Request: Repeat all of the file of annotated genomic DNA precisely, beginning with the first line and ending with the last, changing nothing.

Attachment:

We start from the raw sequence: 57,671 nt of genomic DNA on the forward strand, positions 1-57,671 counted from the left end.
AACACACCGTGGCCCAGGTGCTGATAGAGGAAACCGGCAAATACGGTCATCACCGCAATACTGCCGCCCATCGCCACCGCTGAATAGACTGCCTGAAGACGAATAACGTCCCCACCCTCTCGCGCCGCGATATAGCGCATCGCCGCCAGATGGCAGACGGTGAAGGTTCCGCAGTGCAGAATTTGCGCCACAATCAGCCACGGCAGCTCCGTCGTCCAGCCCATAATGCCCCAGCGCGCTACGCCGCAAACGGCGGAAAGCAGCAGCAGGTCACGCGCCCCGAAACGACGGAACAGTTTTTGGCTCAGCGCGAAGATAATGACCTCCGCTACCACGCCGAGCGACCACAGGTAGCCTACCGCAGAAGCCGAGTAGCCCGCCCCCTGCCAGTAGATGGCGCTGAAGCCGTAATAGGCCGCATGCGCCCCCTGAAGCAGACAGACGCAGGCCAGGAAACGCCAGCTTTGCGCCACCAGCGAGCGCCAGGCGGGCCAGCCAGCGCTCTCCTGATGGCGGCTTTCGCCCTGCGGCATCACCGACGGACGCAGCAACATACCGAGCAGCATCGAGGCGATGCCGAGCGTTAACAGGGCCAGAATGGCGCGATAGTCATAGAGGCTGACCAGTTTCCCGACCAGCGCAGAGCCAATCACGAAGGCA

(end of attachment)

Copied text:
We start from the raw sequence: 57,671 nt of genomic DNA on the forward strand, positions 1-57,671 counted from the left end.
AACACACCGTGGCCCAGGTGCTGATAGAGGAAACCGGCAAATACGGTCATCACCGCAATACTGCCGCCCATCGCCACCGCTGAATAGACTGCCTGAAGACGAATAACGTCCCCACCCTCTCGCGCCGCGATATAGCGCATCGCCGCCAGATGGCAGACGGTGAAGGTTCCGCAGTGCAGAATTTGCGCCACAATCAGCCACGGCAGCTCCGTCGTCCAGCCCATAATGCCCCAGCGCGCTACGCCGCAAACGGCGGAAAGCAGCAGCAGGTCACGCGCCCCGAAACGACGGAACAGTTTTTGGCTCAGCGCGAAGATAATGACCTCCGCTACCACGCCGAGCGACCACAGGTAGCCTACCGCAGAAGCCGAGTAGCCCGCCCCCTGCCAGTAGATGGCGCTGAAGCCGTAATAGGCCGCATGCGCCCCCTGAAGCAGACAGACGCAGGCCAGGAAACGCCAGCTTTGCGCCACCAGCGAGCGCCAGGCGGGCCAGCCAGCGCTCTCCTGATGGCGGCTTTCGCCCTGCGGCATCACCGACGGACGCAGCAACATACCGAGCAGCATCGAGGCGATGCCGAGCGTTAACAGGGCCAGAATGGCGCGATAGTCATAGAGGCTGACCAGTTTCCCGACCAGCGCAGAGCCAATCACGAAGGCA